several “hamburger” products that rival those found at the Golden Arches and honey glazed
“short ribs” or garlic-pepper “beef”  that have the same mouth feel AND taste of their terrestrial
wannabes (yes, I do feel animal protein sources are sometimes vegetable protein wannabes)! If
these soy-protein substitutes are almost as good or just as good as real beef products – but
usually cost more than “real” products, why not just eat the real thing? Can you say
percutaneous transluminal coronary angioplasty? Or coronary artery bypass graft surgery? Or
does the prospect of having a microscopic chicken wire mesh tube implanted in a major
coronary artery excite you?
Actually what motivates me is not trying to just avoid the above but rather that these soy-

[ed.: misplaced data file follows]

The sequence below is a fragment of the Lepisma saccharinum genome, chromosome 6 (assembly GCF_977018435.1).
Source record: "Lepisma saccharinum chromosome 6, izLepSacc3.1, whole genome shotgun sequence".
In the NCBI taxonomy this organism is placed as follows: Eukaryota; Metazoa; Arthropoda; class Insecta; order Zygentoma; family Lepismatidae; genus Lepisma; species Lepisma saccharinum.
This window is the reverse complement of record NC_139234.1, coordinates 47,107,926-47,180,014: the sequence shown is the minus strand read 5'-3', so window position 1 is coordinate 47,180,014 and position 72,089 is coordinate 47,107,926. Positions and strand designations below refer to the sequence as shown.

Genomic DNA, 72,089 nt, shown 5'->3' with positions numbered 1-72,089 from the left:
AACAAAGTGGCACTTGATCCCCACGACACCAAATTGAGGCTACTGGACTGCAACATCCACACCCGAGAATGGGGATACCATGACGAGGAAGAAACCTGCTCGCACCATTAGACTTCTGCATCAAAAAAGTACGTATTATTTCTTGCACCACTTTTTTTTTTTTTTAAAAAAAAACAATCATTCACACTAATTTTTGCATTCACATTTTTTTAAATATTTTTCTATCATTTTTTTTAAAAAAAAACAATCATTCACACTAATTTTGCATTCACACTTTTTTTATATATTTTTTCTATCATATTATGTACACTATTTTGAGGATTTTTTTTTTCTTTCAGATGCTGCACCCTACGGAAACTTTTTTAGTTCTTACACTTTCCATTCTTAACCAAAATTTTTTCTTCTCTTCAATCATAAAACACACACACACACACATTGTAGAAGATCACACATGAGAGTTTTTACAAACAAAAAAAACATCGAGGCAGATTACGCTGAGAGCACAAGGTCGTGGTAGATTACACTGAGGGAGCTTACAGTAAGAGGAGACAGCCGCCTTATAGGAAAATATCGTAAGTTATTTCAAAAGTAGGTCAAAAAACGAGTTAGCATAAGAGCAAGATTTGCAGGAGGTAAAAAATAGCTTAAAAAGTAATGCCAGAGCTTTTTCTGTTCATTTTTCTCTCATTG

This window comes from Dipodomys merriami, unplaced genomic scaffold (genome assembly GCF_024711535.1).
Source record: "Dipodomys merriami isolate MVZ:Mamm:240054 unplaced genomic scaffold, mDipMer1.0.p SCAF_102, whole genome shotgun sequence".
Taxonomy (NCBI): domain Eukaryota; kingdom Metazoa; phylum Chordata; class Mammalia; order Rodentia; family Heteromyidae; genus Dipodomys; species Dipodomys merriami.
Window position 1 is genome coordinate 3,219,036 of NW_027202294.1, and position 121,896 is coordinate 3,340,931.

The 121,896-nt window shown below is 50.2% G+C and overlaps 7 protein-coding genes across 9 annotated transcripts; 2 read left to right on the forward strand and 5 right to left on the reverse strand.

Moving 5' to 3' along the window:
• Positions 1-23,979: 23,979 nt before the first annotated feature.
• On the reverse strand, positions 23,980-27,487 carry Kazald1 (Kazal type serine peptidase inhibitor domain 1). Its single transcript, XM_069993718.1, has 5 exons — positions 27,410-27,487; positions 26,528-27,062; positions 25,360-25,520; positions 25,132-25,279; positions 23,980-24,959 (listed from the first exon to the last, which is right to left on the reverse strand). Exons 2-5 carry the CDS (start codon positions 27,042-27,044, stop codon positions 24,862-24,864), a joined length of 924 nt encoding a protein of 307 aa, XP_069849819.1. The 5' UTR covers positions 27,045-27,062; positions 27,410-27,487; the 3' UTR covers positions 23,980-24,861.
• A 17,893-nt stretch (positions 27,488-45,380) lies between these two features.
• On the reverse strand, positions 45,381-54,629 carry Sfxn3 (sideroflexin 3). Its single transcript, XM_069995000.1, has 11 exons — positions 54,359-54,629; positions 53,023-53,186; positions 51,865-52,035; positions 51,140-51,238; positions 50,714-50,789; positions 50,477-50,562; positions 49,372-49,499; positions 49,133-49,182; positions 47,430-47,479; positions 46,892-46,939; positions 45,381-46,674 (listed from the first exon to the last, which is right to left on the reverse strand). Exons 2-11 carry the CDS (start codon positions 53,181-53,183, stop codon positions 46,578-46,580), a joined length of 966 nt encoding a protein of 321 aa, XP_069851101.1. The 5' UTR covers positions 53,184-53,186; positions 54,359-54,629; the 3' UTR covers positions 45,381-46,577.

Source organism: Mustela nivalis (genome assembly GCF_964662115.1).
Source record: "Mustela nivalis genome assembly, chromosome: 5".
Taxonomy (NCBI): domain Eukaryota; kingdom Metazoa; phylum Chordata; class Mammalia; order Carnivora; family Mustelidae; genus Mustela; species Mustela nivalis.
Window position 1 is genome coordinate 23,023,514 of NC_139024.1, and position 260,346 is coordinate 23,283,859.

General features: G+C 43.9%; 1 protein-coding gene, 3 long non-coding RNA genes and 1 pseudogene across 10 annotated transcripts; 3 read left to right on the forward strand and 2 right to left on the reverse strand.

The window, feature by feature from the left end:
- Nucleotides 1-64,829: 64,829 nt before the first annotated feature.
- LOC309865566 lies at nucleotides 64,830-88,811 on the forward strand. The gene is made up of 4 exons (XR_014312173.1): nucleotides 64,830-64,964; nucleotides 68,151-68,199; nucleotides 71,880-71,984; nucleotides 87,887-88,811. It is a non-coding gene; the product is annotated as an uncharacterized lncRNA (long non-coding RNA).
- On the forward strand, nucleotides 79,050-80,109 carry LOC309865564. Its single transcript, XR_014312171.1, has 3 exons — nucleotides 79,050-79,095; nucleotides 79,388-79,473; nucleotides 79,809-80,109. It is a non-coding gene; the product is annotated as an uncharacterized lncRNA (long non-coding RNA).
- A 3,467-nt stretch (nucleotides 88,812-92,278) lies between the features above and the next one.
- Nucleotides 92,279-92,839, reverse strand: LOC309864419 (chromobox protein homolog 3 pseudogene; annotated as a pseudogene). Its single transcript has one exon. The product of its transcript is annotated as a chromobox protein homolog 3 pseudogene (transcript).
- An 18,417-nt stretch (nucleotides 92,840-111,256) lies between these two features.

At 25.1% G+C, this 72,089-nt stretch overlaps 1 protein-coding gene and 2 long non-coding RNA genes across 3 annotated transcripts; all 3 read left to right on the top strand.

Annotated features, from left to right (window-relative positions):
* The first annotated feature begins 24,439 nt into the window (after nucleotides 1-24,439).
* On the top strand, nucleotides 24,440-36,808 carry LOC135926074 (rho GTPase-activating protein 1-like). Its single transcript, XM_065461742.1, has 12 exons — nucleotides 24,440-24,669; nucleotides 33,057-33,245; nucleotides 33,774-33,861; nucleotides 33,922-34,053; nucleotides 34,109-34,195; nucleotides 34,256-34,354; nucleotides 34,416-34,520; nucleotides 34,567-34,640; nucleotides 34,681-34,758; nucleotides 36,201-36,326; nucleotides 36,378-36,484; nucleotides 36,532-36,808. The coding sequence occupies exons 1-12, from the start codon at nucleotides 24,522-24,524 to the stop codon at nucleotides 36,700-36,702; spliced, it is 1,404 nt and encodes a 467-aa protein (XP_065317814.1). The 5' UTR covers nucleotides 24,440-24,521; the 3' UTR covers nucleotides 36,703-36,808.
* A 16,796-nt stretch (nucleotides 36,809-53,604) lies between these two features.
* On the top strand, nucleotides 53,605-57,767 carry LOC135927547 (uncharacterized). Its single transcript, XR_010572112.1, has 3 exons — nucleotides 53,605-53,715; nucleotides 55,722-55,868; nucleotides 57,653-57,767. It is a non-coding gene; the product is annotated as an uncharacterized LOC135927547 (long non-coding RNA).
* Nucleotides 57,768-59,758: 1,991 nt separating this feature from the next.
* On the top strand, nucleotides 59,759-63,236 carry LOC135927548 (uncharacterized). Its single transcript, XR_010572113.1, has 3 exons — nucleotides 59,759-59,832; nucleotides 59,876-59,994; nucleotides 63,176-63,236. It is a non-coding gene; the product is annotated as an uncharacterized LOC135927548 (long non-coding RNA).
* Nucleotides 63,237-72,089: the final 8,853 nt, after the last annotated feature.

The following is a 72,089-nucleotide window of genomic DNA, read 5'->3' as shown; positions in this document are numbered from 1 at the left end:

protein based products actually taste good! And because they usually have a lower saturated fat
burden (to avoid those medical procedures) and total fat burden (to avoid having to purchase a
new set of trousers every year), I really do eat guilt free! For those who never crave beef (or its
soy stand-ins), there also are very good soy-based poultry substitutes that perfectly mimic
chicken and well, “taste like chicken”.

Possible Added Benefits

Soybean - unlike their other legume cousins - does contain appreciable amounts of isoflavones
– namely genistein and daidzein, which purported have been attributed to improving post-
menopausal symptoms to lowering cholesterol. As far as actually benefits for medical conditions
go, I always advise patients to seek tested remedies from true clinical trials before immersing